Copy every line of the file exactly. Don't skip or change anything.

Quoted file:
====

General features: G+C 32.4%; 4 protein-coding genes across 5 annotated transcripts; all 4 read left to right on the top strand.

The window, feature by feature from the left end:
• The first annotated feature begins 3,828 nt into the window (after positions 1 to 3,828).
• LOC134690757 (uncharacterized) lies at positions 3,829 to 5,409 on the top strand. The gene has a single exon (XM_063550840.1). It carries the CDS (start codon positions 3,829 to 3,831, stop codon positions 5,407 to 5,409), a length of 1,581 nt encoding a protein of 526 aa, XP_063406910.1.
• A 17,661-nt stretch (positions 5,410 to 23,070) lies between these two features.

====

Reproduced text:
General features: G+C 32.4%; 4 protein-coding genes across 5 annotated transcripts; all 4 read left to right on the top strand.

The window, feature by feature from the left end:
• The first annotated feature begins 3,828 nt into the window (after positions 1 to 3,828).
• LOC134690757 (uncharacterized) lies at positions 3,829 to 5,409 on the top strand. The gene has a single exon (XM_063550840.1). It carries the CDS (start codon positions 3,829 to 3,831, stop codon positions 5,407 to 5,409), a length of 1,581 nt encoding a protein of 526 aa, XP_063406910.1.
• A 17,661-nt stretch (positions 5,410 to 23,070) lies between these two features.